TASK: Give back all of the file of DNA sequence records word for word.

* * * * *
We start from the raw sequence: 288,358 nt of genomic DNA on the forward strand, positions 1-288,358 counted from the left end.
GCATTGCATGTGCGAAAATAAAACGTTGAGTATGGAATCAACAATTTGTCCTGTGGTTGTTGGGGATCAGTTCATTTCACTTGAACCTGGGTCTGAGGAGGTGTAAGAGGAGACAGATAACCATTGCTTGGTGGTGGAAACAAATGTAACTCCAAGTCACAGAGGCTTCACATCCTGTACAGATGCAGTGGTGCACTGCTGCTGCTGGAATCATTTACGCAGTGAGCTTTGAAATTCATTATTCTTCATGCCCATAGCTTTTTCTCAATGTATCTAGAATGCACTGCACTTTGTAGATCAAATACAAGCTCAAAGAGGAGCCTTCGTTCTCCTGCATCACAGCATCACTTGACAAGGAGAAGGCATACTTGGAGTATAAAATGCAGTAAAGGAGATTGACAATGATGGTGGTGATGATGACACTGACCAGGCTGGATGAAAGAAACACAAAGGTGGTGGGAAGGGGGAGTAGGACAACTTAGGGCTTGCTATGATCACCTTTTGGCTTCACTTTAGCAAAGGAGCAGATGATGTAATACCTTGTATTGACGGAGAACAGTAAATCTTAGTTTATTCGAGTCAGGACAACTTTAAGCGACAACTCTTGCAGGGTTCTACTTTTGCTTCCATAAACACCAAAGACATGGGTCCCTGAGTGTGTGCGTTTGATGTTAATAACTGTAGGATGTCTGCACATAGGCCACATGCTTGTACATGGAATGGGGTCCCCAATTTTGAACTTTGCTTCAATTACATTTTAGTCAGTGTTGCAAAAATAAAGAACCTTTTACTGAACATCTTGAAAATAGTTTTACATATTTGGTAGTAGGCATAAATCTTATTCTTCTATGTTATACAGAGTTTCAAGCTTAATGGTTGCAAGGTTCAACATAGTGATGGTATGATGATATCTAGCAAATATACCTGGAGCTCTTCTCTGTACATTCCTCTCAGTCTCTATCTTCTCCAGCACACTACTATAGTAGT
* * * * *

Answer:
We start from the raw sequence: 288,358 nt of genomic DNA on the forward strand, positions 1-288,358 counted from the left end.
GCATTGCATGTGCGAAAATAAAACGTTGAGTATGGAATCAACAATTTGTCCTGTGGTTGTTGGGGATCAGTTCATTTCACTTGAACCTGGGTCTGAGGAGGTGTAAGAGGAGACAGATAACCATTGCTTGGTGGTGGAAACAAATGTAACTCCAAGTCACAGAGGCTTCACATCCTGTACAGATGCAGTGGTGCACTGCTGCTGCTGGAATCATTTACGCAGTGAGCTTTGAAATTCATTATTCTTCATGCCCATAGCTTTTTCTCAATGTATCTAGAATGCACTGCACTTTGTAGATCAAATACAAGCTCAAAGAGGAGCCTTCGTTCTCCTGCATCACAGCATCACTTGACAAGGAGAAGGCATACTTGGAGTATAAAATGCAGTAAAGGAGATTGACAATGATGGTGGTGATGATGACACTGACCAGGCTGGATGAAAGAAACACAAAGGTGGTGGGAAGGGGGAGTAGGACAACTTAGGGCTTGCTATGATCACCTTTTGGCTTCACTTTAGCAAAGGAGCAGATGATGTAATACCTTGTATTGACGGAGAACAGTAAATCTTAGTTTATTCGAGTCAGGACAACTTTAAGCGACAACTCTTGCAGGGTTCTACTTTTGCTTCCATAAACACCAAAGACATGGGTCCCTGAGTGTGTGCGTTTGATGTTAATAACTGTAGGATGTCTGCACATAGGCCACATGCTTGTACATGGAATGGGGTCCCCAATTTTGAACTTTGCTTCAATTACATTTTAGTCAGTGTTGCAAAAATAAAGAACCTTTTACTGAACATCTTGAAAATAGTTTTACATATTTGGTAGTAGGCATAAATCTTATTCTTCTATGTTATACAGAGTTTCAAGCTTAATGGTTGCAAGGTTCAACATAGTGATGGTATGATGATATCTAGCAAATATACCTGGAGCTCTTCTCTGTACATTCCTCTCAGTCTCTATCTTCTCCAGCACACTACTATAGTAGT